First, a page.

In today’s digital age of filmmaking, traditional filmmaking has been eclipsed by computer-generated imagery (CGI), digital film recording, and all manner of other filmmaking tools used to bring the impossible to life. With digital cinema, production styles have become innovated and advanced to a turning point, in which the future of cinema is in a state of flux – does digital cinema overtake traditional filmmaking, or can it be used to underline unique thematic content and as a valuable tool for filmmakers? Perhaps the most apropos way to examine digital cinema and its applications to film is to explore how they are used within two films about the intersection between the real and digital worlds – 1999’s The Matrix (dirs. Lana and Andy Wachowski) and 2004’s Ghost in the Shell 2: Innocence (dir. Mamoru Oshii). By demonstrating how these two films juggle the traditional and digital forms of their respective forms of filmmaking, the unique struggle of digital cinema to fit into the history and tradition of filmmaking can be better elucidated.
The Arguments For Digital Cinema
Because (or perhaps in spite of) these economic and industrial concerns, digital cinema still has its proponents and detractors as an industry. Some believe that digital cinema is the wave of the future, allowing audiences to see photorealistic situations and characters that that may not otherwise be able to be created on screen. Manovich notes that “digital media is understood as something which will let cinema tell its stories in a new way,” and that it “redefines the very identity of cinema” (1). Cinema being the “art of motion,” it has had a long history of animation, which is what CGI can be generously referred to – its use in live-action films effectively being a combination of live action and animated techniques (Manovich 2). While cinema has its origins in creating this artificiality, digital cinema returns it to this same tradition after decades of focusing on realism and the “aura of reality” being photographed that has been the focus of film for much of the mid-to-late 20th century (Manovich 4).
Digital filmmaking fundamentally alters the principles of filmmaking in many unique ways. First, physical reality can be augmented with digital scenes that are film-like in nature, displacing live-action as the only means by which you can construct a film (Manovich 4). Furthermore, digital cinema equalizes these disparate elements, thus making live-action’s privileged position as being filmed reality somewhat compromised; instead, it becomes the canvas upon which CG and other digital technologies can be overlaid on top of it. Consequently, “film obtains the plasticity which was previously only possible in painting or animation” (Manovich 4). With the rise of CG technology being overlaid over live-action or hand-animated elements, digital cinema becomes “a particular case of animation which uses live action footage as one of its many elements” (Manovich 5). Previously, when traditional filmmaking aspired collectively to a goal of capturing reality, digital cinema has led to a greater feeling of openness and creativity, as “cinematic realism is being displaced from being its dominant mode to become only one option among many” (Manovich 12).
On the subject of animation, the use of digital cinema has helped to innovate animation in much the same way as it has enhanced live-action films. Previously, animated movement in cel animation was accomplished by creating both “drawing movements and moving drawings,” photographing a number of images in sequence to create the illusion of movement, or creating a single scene with different planes and layers, which allows camera movement to create relative motion between all of these layers (Lamarre 330). In many ways, movement in animation helps to inform the genre, narrative and spectatorship of a work, in particular anime, the Japanese style of animation that is indicative of films like Ghost in the Shell 2: Innocence, and which was a major influence on The Matrix.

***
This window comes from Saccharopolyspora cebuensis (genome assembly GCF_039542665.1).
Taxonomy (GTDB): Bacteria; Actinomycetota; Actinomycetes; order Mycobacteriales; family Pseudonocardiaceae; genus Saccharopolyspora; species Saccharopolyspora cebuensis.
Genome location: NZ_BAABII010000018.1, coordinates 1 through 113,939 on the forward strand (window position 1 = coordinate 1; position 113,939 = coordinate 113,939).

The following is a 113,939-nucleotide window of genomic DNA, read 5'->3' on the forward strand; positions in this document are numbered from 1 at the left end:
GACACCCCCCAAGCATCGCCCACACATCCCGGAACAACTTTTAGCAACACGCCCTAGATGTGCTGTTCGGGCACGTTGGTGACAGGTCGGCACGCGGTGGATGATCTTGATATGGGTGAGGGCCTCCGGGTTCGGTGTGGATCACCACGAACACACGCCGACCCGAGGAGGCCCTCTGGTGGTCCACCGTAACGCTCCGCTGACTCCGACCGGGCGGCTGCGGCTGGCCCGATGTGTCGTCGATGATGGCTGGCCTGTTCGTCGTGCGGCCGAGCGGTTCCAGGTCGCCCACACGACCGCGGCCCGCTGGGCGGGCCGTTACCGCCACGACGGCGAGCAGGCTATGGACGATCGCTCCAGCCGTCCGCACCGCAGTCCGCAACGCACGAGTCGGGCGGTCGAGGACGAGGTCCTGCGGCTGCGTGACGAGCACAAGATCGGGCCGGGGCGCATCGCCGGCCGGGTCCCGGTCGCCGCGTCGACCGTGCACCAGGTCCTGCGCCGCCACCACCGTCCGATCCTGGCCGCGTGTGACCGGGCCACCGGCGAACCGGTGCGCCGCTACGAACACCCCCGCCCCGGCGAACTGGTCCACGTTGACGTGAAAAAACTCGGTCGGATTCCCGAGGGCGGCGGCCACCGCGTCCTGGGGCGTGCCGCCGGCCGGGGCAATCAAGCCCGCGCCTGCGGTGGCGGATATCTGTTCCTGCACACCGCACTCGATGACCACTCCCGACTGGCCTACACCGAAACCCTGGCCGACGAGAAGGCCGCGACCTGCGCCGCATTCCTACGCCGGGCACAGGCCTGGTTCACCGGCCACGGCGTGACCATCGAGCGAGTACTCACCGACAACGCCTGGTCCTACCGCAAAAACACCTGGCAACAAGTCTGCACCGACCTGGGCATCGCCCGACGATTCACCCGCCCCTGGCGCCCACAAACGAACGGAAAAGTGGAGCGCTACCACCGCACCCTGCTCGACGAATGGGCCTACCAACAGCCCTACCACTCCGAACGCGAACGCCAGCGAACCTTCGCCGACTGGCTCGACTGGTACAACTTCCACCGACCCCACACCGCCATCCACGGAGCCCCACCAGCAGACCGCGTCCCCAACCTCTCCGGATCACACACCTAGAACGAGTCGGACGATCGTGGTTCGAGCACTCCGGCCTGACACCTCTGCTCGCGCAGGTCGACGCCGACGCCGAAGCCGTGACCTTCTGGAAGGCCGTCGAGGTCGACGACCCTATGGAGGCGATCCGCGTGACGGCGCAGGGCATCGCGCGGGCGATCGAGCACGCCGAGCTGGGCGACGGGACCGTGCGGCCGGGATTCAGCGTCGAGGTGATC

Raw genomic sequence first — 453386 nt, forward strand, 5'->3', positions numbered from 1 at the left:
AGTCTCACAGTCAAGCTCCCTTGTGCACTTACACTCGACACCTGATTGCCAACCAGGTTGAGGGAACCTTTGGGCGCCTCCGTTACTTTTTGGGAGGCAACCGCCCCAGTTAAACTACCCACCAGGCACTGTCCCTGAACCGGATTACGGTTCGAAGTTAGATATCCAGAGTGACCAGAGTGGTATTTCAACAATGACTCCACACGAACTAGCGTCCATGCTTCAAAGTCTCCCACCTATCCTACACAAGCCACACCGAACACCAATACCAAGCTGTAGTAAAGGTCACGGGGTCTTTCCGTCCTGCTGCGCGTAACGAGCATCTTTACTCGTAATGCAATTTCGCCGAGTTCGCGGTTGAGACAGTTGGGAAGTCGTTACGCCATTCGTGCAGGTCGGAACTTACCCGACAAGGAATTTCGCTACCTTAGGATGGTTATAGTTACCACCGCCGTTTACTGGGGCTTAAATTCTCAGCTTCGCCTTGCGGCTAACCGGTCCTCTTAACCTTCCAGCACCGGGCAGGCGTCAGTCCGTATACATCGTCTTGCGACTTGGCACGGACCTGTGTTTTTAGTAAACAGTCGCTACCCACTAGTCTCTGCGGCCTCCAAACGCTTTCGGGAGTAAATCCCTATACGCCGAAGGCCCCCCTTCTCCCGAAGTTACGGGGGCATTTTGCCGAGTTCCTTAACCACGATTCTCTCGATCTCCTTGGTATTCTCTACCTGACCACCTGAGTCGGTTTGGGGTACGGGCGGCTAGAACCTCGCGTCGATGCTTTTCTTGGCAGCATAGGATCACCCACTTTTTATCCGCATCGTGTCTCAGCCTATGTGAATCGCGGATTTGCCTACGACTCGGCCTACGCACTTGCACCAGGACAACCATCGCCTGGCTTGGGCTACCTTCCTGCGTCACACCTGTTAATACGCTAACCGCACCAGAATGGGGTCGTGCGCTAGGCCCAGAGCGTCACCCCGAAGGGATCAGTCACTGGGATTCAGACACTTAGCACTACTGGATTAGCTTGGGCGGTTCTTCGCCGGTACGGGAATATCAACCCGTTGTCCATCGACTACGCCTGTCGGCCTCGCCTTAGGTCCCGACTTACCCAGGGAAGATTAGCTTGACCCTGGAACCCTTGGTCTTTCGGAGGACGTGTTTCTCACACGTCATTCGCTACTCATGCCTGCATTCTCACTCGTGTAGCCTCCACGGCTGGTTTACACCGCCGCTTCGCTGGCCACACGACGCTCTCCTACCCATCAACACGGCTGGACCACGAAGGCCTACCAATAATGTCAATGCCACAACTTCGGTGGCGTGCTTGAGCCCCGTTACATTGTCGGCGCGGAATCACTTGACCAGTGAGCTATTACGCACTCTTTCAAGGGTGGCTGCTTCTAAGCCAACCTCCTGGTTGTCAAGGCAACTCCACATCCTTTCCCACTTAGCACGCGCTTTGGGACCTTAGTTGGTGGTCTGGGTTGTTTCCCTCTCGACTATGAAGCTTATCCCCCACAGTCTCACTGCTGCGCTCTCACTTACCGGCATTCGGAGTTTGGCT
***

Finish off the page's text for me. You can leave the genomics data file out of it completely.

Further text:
However, the method of facilitating movement in animation has changed with the advent of digital filmmaking, which has helped make this movement more fluid and plastic in its artificiality (Lamarre 332). At the same time, unlike in live-action film, digital technology is used in animation deliberately to enhance and facilitate the shutter-like frame rate of animation that is typically present in anime; the sense of weightlessness and fluidity that is present in a lot of anime (particularly the works of acclaimed director Hayao Miyazaki) is often due to the utilization of digital technology and anime-like effects (Lamarre 341). For these reasons and more, there is every reason to believe that digital cinema is simply an expansion of the tools and techniques available in cinema, as per Deleuze’s notion that cinema is an “interdisciplinary, intermedial practice of concepts that bears less on the aesthetics and practice of cinema itself, more on the concepts of cinema” (Monnet 228).
The Economic and Artistic Concerns Regarding Digital Cinema
Ever since the explosion of computer technology in the world of electronics, its applications to film have been increasingly prevalent. From a socioeconomic perspective, the proliferation of digital cinema in the film industry has been part of a long-standing tradition between Hollywood, industry, and the US military-industrial complex (Hozic 289). In essence, with the collapse of the studio system in the mid-late 20th century, Hollywood has turned to technology as a means to gain money and support from the US military, appropriating government and military industry in order to facilitate its newfound focus on digital technology (Hozic 291).